And you're now working on a book with Khalida, one of the founders of the team, as you said, to be published next year, I believe. Can you tell us any more about that?
Yeah, I mean it's Khalida's journey, but it's sort of the journey of the team through Khalida to a certain extent. She's had such an incredible journey herself, having fled Afghanistan at age I think about eight, six, between six and eight to Pakistan and then rebuilt her life there, then moving back to Afghanistan when the Taliban fell and rebuilding the lives again back in Afghanistan and then being forced to flee herself after she's become a very sort of vocal advocate for women's rights and women in sport and for change and, yeah, having to rebuild her life again, this time in Denmark. So she's had quite the journey. She was the first woman to work for the Afghanistan Football Federation. They employed her as sort of the head of finance, the head of finance committee, because, basically because they wanted a woman in that role, because they thought a woman wouldn't dare steal money and they'd had a bit of a problem with. You know people sort of you know working in the finance department and skimming money off the top and things, and so, yeah, she became the first woman to work for the Federation. Can only imagine what that environment is like. You know she founds, co-founds the Afghanistan Women's National Team, battling a lot there and really championed in women's sports in one of the most hostile environments towards it in the world. So her story is incredible and the book is incredible and yeah, I just can't wait for people to read and see the full scope of what they were able to do.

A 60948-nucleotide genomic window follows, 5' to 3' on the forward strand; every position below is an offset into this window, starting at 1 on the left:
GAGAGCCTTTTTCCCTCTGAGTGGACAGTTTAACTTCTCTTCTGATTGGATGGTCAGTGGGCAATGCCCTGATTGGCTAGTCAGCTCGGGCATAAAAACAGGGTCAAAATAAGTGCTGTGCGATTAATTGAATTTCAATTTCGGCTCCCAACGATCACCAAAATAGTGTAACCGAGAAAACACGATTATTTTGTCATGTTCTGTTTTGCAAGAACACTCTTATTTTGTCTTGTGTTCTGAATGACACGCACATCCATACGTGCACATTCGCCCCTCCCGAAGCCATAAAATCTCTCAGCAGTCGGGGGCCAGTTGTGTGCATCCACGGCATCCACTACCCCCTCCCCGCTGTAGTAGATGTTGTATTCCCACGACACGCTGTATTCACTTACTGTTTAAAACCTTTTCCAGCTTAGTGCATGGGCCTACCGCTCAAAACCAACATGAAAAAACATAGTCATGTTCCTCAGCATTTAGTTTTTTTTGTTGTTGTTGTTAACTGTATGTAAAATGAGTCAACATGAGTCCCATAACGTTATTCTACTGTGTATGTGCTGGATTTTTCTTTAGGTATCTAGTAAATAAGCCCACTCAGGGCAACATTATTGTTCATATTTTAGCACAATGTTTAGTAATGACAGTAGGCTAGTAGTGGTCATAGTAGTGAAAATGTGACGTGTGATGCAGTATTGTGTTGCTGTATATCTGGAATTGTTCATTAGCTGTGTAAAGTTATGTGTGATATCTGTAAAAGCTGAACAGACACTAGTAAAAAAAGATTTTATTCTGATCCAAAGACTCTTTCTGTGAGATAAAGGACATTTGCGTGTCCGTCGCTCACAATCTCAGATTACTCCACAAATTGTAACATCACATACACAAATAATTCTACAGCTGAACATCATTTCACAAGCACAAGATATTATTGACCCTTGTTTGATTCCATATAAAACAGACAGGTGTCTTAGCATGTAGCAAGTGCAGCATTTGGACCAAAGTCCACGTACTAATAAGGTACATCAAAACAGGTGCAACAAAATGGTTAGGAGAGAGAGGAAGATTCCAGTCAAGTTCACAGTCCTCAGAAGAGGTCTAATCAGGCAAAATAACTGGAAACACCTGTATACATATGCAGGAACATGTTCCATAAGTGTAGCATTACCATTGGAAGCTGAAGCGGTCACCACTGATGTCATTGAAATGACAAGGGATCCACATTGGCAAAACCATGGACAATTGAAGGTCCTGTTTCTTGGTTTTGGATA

I like there's so much that's awful in it and horrible, and obviously abuse case is horrible and some of the things that you know she had to go through personally are really awful. But at the same time it's also like a real story of resilience and it just makes you think about what is achievable, because if they can do that there in literally one of the most hostile environments towards women in the world, like what can we do here? And like how much easier is it for us to fight and make change without the risk of losing our lives and things like that. And so like there's that real, like uplifting side to it in that wow, I mean, if they can do what they did there, like there is so much more that we could do here that we're not even even thinking about.
I feel inspired just listening to you talking about it, never mind reading the book, so I can't wait to read the book too. That is a kind of powerful indeed. So, moving on to your first book, so Woman's Game won the Vicky Orvis Award for New Women's Writing at the Sunday Times Sports Book of the Year Awards. I was really excited to chair that category and to be the one that presented you with the award. So, just taking you back, what inspired you to write it in the first place?
I didn't want to write a book. I had no intention of writing a book. It was like so I was approached by my agent, max Edwards really, really great guy about possibly writing a book on women’s football, and I met him with the intention of saying, yeah, there's no way, but I'll give you the time of day. It felt too early in my career. Obviously still at the Guardian, but on a full time writing contract at that point. So I'm writing full time. I'm not a staff yet. I mean it just felt like not the right point of my career.